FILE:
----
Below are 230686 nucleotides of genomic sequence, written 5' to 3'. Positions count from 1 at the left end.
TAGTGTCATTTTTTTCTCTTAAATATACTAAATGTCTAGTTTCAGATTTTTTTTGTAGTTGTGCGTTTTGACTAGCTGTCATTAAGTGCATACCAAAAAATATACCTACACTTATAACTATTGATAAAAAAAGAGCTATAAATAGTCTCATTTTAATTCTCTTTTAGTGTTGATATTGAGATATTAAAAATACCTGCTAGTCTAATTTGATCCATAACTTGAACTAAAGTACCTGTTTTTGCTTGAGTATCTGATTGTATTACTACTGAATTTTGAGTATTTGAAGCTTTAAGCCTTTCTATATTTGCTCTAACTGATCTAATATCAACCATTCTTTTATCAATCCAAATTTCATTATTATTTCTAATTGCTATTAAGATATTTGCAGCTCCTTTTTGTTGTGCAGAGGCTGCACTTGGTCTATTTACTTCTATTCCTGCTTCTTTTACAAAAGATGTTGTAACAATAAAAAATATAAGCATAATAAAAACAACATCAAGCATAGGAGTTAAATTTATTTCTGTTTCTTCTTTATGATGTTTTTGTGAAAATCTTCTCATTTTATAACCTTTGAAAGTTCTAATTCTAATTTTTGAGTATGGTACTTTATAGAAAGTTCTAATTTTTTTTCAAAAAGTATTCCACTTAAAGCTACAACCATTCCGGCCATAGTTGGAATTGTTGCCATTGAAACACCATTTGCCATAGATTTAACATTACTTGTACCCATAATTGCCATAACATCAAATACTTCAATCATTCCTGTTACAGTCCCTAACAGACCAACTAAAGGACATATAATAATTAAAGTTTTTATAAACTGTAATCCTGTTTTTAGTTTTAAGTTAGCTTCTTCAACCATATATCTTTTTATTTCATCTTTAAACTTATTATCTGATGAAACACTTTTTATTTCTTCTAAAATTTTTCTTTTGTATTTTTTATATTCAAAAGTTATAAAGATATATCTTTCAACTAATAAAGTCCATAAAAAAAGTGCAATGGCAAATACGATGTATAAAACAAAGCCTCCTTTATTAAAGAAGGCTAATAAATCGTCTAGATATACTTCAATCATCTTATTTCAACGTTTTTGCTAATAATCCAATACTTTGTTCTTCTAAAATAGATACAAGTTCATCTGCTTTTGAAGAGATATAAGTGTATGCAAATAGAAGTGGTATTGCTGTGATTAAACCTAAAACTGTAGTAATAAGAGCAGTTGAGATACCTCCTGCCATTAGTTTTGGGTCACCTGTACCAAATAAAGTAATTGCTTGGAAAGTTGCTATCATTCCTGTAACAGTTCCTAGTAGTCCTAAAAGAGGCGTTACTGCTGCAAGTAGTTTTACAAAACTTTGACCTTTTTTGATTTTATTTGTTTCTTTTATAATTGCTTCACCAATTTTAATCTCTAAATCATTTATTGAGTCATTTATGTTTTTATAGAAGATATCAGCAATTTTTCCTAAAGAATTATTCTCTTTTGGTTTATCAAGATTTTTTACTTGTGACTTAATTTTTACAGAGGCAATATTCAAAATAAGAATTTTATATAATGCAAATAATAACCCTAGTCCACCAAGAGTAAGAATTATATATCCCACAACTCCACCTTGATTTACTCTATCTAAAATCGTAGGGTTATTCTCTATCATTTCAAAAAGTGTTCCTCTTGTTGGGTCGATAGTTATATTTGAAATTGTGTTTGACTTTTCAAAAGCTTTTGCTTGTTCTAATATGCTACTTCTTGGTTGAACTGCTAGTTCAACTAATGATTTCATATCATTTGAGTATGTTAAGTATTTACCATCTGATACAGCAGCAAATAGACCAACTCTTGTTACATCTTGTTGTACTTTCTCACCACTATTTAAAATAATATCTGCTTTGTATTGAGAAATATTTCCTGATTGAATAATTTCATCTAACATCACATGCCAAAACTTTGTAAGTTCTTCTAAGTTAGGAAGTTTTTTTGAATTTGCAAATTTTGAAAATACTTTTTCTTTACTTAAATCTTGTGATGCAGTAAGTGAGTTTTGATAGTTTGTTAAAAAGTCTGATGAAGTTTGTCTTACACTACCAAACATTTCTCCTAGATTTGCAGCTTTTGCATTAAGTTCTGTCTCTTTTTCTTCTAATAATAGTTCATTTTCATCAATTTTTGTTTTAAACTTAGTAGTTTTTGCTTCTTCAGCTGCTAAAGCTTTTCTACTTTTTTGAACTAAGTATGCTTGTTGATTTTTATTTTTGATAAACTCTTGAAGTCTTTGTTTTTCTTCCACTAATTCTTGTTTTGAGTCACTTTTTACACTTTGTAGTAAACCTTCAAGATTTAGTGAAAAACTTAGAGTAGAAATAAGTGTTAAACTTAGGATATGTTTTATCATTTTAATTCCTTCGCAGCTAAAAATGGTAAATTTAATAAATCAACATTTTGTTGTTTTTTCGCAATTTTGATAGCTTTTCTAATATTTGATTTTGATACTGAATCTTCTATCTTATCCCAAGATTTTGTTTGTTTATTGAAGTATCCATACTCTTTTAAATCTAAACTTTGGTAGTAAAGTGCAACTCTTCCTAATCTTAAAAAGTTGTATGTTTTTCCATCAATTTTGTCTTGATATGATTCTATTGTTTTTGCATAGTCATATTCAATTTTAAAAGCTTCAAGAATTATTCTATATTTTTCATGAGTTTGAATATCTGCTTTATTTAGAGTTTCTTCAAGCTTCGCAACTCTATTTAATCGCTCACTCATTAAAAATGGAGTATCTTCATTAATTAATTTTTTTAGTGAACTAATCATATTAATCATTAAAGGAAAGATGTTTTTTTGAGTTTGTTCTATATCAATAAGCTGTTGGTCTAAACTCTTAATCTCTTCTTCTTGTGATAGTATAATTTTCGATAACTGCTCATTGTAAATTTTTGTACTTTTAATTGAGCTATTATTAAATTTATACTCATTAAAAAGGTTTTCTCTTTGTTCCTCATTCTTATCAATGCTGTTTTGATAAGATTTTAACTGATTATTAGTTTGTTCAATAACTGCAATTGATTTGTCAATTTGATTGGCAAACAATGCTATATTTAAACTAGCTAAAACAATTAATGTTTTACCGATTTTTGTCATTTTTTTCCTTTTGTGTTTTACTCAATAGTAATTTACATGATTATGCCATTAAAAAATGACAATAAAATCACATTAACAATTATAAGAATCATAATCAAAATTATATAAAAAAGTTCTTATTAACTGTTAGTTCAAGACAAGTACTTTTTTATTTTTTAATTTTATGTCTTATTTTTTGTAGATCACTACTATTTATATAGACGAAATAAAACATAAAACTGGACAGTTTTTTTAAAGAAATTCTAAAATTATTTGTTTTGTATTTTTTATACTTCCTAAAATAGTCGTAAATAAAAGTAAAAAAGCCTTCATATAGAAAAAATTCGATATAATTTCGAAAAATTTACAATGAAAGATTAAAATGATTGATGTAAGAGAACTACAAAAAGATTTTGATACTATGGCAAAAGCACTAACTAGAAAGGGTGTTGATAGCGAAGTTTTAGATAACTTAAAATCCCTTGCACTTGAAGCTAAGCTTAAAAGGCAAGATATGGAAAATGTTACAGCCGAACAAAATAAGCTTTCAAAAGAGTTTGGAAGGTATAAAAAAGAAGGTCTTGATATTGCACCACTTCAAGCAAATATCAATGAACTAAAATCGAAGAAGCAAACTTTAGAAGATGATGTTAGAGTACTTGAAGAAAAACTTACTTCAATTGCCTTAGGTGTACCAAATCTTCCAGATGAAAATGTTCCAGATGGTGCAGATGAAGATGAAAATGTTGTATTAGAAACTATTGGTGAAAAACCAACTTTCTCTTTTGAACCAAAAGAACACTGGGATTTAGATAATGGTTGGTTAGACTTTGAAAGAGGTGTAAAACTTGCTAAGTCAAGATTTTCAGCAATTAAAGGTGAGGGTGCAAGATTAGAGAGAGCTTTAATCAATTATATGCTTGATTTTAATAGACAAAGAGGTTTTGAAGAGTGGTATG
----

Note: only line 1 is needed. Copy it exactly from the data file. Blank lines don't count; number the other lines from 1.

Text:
Below are 230686 nucleotides of genomic sequence, written 5' to 3'. Positions count from 1 at the left end.